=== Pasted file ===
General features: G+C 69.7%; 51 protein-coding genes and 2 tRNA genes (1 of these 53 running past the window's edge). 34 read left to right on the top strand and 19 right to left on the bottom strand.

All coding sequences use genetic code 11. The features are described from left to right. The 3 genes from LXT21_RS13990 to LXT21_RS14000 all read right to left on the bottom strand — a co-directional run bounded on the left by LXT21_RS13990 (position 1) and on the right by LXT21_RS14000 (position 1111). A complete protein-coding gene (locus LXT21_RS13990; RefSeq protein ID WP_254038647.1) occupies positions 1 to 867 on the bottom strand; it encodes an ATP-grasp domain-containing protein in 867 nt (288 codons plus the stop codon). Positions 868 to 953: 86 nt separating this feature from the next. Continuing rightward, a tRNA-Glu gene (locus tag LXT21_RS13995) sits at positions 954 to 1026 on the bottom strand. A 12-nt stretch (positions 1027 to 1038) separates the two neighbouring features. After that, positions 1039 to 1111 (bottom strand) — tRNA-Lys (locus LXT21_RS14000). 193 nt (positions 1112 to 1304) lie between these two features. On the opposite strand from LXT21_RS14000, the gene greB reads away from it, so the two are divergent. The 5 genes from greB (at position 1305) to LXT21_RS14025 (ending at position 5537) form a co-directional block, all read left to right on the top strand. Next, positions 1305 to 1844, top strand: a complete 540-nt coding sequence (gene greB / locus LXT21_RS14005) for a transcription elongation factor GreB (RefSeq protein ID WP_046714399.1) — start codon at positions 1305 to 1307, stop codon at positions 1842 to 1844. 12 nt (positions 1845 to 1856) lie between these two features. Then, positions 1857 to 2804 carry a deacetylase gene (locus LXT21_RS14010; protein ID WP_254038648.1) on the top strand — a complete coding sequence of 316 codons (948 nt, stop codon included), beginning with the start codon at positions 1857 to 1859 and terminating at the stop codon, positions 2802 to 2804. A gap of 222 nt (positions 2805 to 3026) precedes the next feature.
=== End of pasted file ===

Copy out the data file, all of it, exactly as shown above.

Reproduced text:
General features: G+C 69.7%; 51 protein-coding genes and 2 tRNA genes (1 of these 53 running past the window's edge). 34 read left to right on the top strand and 19 right to left on the bottom strand.

All coding sequences use genetic code 11. The features are described from left to right. The 3 genes from LXT21_RS13990 to LXT21_RS14000 all read right to left on the bottom strand — a co-directional run bounded on the left by LXT21_RS13990 (position 1) and on the right by LXT21_RS14000 (position 1111). A complete protein-coding gene (locus LXT21_RS13990; RefSeq protein ID WP_254038647.1) occupies positions 1 to 867 on the bottom strand; it encodes an ATP-grasp domain-containing protein in 867 nt (288 codons plus the stop codon). Positions 868 to 953: 86 nt separating this feature from the next. Continuing rightward, a tRNA-Glu gene (locus tag LXT21_RS13995) sits at positions 954 to 1026 on the bottom strand. A 12-nt stretch (positions 1027 to 1038) separates the two neighbouring features. After that, positions 1039 to 1111 (bottom strand) — tRNA-Lys (locus LXT21_RS14000). 193 nt (positions 1112 to 1304) lie between these two features. On the opposite strand from LXT21_RS14000, the gene greB reads away from it, so the two are divergent. The 5 genes from greB (at position 1305) to LXT21_RS14025 (ending at position 5537) form a co-directional block, all read left to right on the top strand. Next, positions 1305 to 1844, top strand: a complete 540-nt coding sequence (gene greB / locus LXT21_RS14005) for a transcription elongation factor GreB (RefSeq protein ID WP_046714399.1) — start codon at positions 1305 to 1307, stop codon at positions 1842 to 1844. 12 nt (positions 1845 to 1856) lie between these two features. Then, positions 1857 to 2804 carry a deacetylase gene (locus LXT21_RS14010; protein ID WP_254038648.1) on the top strand — a complete coding sequence of 316 codons (948 nt, stop codon included), beginning with the start codon at positions 1857 to 1859 and terminating at the stop codon, positions 2802 to 2804. A gap of 222 nt (positions 2805 to 3026) precedes the next feature.